Here's a not-so-fun fact: Most cosmetics are considered "hazardous waste," which means you shouldn't dump the remaining contents of a nearly-empty product down the drain or rinse empty beauty containers in the sink, where they can contaminate the water supply. Instead, call your local disposal center and ask if it accepts cosmetics as hazardous waste. If it doesn't, make sure to dispose of the contents directly into a trash bin destined for a landfill, and wipe down the container with a paper towel in lieu of rinsing it out. As far as packaging goes, recycling is key. "Each year, more than 120 billion units of packaging contribute to one quarter of landfill waste, much of it produced by the global cosmetics industry," says Gina Herrera, the U.S. Director of Brand Partnerships at TerraCycle. "The complex plastics of squeeze tubes, cream tubs, eyeliner and mascara wands, body wash bottles and powder compacts can take over 400 years to break down in a landfill." That's exactly why TerraCycle exists. The national recycling program accepts virtually all makeup, skin-care and hair-care packaging — from bottles to pumps to trigger heads — and makes sure each piece gets recycled through the proper channels. TerraCycle offers a few different ways to take advantage of its planet-saving services. One is the Zero Waste Box program. "Individuals can purchase a box specially designed for beauty products and packaging," explains Herrera. "When the box is full, they return it to TerraCycle with a pre-paid shipping label for recycling." Or, you can drop off your #empties to a participating TerraCycle location. Through a partnership with physical L'Occitane stores, "We have a network of convenient drop-off locations across the country for consumers to drop off their empty beauty packaging," says Herrera. TerraCycle simply asks that all excess product has been removed and that the packaging is not wet when sent in or dropped off. Once your bathroom cabinets are free and clear of clutter, the final step is to keep the first initial of "the three Rs" in mind: reduce. And when you do need to restock your #shelfie, turn to brands that actively offer sustainable solutions. "Currently TerraCycle is working with EOS, Burt's Bees, L’Occitane and Garnier, to name just a few," Herrera reveals (and you can find more eco-friendly brands here). "Through their relationship with us, all of these brands have created a viable system to recycle their packaging and help save the environment."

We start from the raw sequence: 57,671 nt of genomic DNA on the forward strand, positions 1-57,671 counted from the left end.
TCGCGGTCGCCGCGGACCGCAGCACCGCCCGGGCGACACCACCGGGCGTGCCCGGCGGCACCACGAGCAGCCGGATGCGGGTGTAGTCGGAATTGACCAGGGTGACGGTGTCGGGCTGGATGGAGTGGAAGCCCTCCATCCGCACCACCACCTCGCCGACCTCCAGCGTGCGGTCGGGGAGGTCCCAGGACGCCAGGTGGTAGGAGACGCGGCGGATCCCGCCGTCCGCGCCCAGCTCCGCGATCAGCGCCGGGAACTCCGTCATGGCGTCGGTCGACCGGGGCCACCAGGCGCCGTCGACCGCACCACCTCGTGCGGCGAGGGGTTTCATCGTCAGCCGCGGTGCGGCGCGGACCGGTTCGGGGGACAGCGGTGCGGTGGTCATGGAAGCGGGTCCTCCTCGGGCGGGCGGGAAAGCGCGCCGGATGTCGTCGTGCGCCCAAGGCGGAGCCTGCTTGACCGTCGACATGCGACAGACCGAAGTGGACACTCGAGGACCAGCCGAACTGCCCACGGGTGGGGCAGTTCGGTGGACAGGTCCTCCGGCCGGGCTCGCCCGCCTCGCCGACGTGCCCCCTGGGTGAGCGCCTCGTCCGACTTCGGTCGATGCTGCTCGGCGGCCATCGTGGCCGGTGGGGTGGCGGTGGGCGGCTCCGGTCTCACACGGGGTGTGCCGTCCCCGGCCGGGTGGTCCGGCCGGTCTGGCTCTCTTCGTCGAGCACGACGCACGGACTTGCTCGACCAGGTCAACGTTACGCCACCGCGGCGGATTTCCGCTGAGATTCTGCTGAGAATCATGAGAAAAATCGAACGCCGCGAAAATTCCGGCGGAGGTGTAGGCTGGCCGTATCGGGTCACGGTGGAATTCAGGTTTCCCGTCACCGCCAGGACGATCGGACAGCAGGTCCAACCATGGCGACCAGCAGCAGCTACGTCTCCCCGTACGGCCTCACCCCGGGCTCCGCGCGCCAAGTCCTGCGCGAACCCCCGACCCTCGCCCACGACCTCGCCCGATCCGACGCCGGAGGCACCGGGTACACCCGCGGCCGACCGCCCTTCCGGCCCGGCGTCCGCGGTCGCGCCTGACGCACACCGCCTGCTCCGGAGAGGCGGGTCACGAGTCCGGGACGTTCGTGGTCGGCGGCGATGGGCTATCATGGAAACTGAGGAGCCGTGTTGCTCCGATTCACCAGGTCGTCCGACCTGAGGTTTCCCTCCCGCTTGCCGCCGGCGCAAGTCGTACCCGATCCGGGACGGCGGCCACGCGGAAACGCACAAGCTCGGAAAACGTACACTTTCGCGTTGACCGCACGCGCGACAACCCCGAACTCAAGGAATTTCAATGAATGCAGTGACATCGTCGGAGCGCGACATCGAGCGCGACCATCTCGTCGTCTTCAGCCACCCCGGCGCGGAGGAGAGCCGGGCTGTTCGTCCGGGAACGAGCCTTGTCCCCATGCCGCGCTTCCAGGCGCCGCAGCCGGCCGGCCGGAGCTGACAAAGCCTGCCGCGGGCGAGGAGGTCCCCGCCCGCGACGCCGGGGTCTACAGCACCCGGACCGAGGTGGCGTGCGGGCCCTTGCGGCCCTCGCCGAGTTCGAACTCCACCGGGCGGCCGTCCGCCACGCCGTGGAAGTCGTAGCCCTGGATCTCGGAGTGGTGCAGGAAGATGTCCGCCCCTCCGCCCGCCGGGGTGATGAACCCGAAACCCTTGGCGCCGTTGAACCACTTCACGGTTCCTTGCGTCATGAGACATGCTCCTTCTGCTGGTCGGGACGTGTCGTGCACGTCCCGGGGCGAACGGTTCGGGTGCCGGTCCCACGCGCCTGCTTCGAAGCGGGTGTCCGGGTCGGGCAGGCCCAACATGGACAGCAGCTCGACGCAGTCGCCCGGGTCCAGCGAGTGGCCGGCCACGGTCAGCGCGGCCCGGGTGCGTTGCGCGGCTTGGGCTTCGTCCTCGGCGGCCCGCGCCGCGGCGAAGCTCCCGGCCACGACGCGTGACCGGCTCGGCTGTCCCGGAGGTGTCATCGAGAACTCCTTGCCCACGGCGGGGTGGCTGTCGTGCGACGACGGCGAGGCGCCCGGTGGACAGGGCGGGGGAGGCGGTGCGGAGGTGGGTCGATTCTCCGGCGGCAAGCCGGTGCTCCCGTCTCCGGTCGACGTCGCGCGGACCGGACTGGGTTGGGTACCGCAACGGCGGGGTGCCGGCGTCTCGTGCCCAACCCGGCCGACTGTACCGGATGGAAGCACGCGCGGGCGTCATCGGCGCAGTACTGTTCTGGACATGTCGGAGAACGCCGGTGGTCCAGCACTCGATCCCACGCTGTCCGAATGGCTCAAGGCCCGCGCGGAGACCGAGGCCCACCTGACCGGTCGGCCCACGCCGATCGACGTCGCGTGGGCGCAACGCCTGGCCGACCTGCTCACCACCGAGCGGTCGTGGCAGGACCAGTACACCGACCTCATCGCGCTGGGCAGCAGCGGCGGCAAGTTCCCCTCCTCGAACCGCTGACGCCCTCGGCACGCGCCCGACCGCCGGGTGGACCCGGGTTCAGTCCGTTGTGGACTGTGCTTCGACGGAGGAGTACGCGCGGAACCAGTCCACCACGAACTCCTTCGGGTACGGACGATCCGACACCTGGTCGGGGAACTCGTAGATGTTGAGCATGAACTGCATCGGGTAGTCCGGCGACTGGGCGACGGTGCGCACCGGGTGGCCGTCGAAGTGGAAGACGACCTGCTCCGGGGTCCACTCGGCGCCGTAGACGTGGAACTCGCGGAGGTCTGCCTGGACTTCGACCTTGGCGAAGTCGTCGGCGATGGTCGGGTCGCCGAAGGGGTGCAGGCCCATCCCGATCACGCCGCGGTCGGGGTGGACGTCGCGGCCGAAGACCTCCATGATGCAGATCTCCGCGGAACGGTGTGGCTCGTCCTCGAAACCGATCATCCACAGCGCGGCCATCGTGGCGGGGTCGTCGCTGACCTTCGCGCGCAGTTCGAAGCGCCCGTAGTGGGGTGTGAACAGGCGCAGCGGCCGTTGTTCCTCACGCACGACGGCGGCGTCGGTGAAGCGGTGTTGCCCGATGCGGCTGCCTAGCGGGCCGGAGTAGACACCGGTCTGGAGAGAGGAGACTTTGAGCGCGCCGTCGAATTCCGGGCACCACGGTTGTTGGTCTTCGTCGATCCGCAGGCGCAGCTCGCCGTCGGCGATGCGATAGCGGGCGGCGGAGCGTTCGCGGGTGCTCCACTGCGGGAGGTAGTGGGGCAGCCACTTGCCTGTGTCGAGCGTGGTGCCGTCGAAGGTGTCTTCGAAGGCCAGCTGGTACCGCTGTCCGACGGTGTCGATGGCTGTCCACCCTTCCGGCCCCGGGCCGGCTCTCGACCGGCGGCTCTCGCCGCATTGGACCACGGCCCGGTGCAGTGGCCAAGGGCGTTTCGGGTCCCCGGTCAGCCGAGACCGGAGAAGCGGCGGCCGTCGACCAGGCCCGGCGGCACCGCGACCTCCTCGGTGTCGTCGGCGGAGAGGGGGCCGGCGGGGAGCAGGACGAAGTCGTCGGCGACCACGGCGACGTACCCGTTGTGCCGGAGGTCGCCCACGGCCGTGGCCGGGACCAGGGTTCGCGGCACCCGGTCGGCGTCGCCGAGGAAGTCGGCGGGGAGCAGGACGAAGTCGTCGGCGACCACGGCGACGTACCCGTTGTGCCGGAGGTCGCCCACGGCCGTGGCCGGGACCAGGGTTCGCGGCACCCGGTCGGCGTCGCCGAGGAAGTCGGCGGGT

Everything that happens when you give up single use plastic

Every single toothbrush ever used is still somewhere on our planet. It’s gross and completely avoidable. Replacing your plastic toothbrush with a bamboo, compostable one is an easy step toward making your bathroom a single-use, plastic-free zone, as is replacing any single-use plastic razors with stainless steel alternatives.   Unfortunately, there isn’t much in terms of sustainable packaging for cosmetics, and what’s available is often expensive. That said, try to find out if any of your favorite brands offer a refill program (plenty do, and normally at a discount), or whether they have a recycling service. Garnier, for example, has partnered with TerraCycle and DoSomething.org on their Rinse, Recycle, Repeat program which aims to keep empty bottles out of landfills.

Mandy Moore Reveals Exactly What She'll Be Wearing on Her Wedding Day

"Actually, it was during my very first meeting with Garnier that they mentioned their work with UNICEF, and that, to me, stood out from the pack. Being able to use my platform to support their commitment to UNICEF, in ways that go beyond products — because the brand's core values of taking care of the next generation, the future generation — is a very, very important thing. I'm also a big animal advocate, so I love the work the Animal League does and the ASPCA, so anything that's environmentally leaning like TerraCycle, another organization that I've worked with Garnier on a campaign around recycling."

Verify then Trust

Considering packaging at the beginning of product development is an idea that would appeal to TerraCycle. Unfortunately, explained TerraCycle’s Anthony Rossi, during the past 70 years, producers reduced the weight of the package, and in the process recycling rates have crashed. “We shouldn’t ask, ‘Can we recycle it,’ we should ask, ‘Would you want to recycle it?’” explained Rossi.